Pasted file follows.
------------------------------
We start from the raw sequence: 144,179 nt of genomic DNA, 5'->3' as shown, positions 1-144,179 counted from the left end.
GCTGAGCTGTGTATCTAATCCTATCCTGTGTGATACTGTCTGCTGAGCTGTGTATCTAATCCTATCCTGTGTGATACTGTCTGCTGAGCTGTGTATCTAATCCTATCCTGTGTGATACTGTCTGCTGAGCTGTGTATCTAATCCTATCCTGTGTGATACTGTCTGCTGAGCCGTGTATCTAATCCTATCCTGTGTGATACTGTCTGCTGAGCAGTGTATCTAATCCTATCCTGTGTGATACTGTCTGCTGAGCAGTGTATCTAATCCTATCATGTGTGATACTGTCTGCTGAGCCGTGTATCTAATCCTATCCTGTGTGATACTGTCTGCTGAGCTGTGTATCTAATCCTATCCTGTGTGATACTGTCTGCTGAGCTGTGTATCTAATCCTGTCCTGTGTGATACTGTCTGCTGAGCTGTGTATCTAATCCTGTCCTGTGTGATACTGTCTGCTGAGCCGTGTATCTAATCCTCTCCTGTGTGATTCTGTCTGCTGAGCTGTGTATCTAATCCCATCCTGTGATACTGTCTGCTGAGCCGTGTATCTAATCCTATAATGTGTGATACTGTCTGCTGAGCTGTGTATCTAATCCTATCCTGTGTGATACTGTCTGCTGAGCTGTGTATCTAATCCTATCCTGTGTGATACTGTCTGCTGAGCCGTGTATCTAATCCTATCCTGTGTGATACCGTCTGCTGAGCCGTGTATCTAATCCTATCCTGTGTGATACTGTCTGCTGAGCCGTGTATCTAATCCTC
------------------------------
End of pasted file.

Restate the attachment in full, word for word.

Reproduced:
We start from the raw sequence: 144,179 nt of genomic DNA, 5'->3' as shown, positions 1-144,179 counted from the left end.
GCTGAGCTGTGTATCTAATCCTATCCTGTGTGATACTGTCTGCTGAGCTGTGTATCTAATCCTATCCTGTGTGATACTGTCTGCTGAGCTGTGTATCTAATCCTATCCTGTGTGATACTGTCTGCTGAGCTGTGTATCTAATCCTATCCTGTGTGATACTGTCTGCTGAGCCGTGTATCTAATCCTATCCTGTGTGATACTGTCTGCTGAGCAGTGTATCTAATCCTATCCTGTGTGATACTGTCTGCTGAGCAGTGTATCTAATCCTATCATGTGTGATACTGTCTGCTGAGCCGTGTATCTAATCCTATCCTGTGTGATACTGTCTGCTGAGCTGTGTATCTAATCCTATCCTGTGTGATACTGTCTGCTGAGCTGTGTATCTAATCCTGTCCTGTGTGATACTGTCTGCTGAGCTGTGTATCTAATCCTGTCCTGTGTGATACTGTCTGCTGAGCCGTGTATCTAATCCTCTCCTGTGTGATTCTGTCTGCTGAGCTGTGTATCTAATCCCATCCTGTGATACTGTCTGCTGAGCCGTGTATCTAATCCTATAATGTGTGATACTGTCTGCTGAGCTGTGTATCTAATCCTATCCTGTGTGATACTGTCTGCTGAGCTGTGTATCTAATCCTATCCTGTGTGATACTGTCTGCTGAGCCGTGTATCTAATCCTATCCTGTGTGATACCGTCTGCTGAGCCGTGTATCTAATCCTATCCTGTGTGATACTGTCTGCTGAGCCGTGTATCTAATCCTC